Today, the ICRC has more than 17,000 multinational staff helping people in over 80 countries such as Syria, Yemen, Iraq, Libya, Mali, Myanmar, Afghanistan, Somalia, South Sudan, Democratic Republic of Congo, and Ukraine. Its budget of CHF2 billion is funded by voluntary donations, with contributions from governments, National Red Cross and Red Crescent Societies, supranational organisations, and public and private sources. Governments contribute about three-quarters of the total, of which more than 93.5 per cent is used for work in the field.
‘The ICRC has remained a Swiss organisation since its foundation’, says Yves Daccord, its Director General, who, like all his predecessors, is a Swiss national. ‘One reason for this was that when the ICRC was born in the 19th century, it was located in Switzerland because it is a neutral country and its founders were Swiss citizens. In its previous history, Switzerland had been involved in wars and exported mercenaries to other countries, so it still had experience of war. This was an interesting blend of neutrality, absence of colonies and some understanding of war.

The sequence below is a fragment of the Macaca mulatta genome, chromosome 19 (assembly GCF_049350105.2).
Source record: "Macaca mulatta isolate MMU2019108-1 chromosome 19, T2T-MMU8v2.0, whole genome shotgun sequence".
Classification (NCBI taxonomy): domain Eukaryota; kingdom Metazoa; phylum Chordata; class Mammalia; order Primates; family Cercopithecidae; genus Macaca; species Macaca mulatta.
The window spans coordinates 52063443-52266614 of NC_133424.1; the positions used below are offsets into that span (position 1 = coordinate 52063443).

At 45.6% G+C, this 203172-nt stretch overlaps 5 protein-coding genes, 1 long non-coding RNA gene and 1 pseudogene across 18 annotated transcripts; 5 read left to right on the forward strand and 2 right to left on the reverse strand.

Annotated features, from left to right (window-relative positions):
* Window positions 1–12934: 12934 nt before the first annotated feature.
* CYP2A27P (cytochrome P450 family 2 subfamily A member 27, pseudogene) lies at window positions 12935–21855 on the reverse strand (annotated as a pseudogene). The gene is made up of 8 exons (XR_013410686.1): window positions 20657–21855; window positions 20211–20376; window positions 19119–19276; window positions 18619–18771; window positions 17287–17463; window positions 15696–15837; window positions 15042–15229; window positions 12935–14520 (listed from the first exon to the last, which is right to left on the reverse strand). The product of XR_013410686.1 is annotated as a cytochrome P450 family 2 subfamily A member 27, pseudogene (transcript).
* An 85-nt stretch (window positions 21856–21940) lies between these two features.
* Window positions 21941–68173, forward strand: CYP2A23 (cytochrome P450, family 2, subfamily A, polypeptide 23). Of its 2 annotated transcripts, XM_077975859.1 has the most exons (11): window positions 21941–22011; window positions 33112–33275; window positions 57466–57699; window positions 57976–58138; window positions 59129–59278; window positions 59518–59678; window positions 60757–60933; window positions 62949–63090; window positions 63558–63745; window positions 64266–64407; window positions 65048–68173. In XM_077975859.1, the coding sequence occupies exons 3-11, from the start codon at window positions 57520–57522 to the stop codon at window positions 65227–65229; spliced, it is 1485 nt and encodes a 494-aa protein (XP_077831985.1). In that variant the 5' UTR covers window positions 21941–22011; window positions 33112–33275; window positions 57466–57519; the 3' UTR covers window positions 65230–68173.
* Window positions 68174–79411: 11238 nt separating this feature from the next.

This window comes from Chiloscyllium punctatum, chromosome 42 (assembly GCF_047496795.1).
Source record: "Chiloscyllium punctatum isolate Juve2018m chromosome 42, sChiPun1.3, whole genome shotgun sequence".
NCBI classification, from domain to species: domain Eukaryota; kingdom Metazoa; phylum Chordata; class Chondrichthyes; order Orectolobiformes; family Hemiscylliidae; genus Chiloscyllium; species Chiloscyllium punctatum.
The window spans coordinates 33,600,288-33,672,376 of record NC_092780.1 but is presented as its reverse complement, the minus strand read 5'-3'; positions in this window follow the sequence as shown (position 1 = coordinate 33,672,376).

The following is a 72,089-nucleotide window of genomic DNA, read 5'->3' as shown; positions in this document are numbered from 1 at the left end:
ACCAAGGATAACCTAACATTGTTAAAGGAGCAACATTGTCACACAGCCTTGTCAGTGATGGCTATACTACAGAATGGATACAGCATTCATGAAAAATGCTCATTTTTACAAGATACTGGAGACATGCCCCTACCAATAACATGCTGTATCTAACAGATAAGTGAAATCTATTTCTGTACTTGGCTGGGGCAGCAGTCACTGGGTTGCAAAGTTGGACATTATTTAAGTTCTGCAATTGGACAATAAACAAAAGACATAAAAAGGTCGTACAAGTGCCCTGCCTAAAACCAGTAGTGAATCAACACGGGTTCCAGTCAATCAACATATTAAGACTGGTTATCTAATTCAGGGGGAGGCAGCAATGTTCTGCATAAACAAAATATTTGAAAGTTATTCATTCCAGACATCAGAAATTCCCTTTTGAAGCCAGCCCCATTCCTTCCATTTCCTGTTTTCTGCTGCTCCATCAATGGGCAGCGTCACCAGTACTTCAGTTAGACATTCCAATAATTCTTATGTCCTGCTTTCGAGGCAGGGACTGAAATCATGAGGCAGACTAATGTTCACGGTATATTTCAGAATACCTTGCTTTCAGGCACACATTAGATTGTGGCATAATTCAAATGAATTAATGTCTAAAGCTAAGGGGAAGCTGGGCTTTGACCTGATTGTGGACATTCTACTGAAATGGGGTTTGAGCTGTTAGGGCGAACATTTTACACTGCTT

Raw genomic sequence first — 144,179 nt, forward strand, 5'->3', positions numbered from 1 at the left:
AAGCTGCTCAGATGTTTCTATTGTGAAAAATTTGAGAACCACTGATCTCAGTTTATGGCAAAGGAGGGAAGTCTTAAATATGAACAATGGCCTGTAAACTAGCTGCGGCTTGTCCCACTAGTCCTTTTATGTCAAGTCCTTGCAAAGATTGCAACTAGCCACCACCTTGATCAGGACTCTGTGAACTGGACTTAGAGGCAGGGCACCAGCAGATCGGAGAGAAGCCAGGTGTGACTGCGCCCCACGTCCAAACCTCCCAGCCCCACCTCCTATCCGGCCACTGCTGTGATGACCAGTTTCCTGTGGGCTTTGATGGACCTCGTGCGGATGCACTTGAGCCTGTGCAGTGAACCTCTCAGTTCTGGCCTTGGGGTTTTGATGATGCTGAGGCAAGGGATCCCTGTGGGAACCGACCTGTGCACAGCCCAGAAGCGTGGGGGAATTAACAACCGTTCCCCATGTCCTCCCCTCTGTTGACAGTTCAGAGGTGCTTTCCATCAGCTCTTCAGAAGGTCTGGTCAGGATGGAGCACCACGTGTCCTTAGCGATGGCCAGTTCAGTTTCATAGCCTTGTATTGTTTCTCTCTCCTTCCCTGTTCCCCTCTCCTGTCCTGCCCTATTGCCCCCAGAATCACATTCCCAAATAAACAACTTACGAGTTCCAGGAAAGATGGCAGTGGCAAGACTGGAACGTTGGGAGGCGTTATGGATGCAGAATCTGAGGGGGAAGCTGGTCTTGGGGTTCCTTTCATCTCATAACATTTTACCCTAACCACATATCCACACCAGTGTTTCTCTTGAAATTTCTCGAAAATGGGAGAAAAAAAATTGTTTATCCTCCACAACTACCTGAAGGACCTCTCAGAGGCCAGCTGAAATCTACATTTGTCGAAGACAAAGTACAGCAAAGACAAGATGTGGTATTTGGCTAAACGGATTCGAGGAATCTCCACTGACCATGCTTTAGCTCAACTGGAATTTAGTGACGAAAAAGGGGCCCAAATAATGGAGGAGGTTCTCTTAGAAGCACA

‘Switzerland has been a vivid example of neutrality,’ he says. ‘It was able to navigate through two world wars as a neutral country. Our base in Geneva has highlighted our Swiss neutrality, and is also the place where the Geneva Conventions are held. And there are elements of the Swiss culture reflected by the ICRC: excellence, social control, confidentiality and working together.’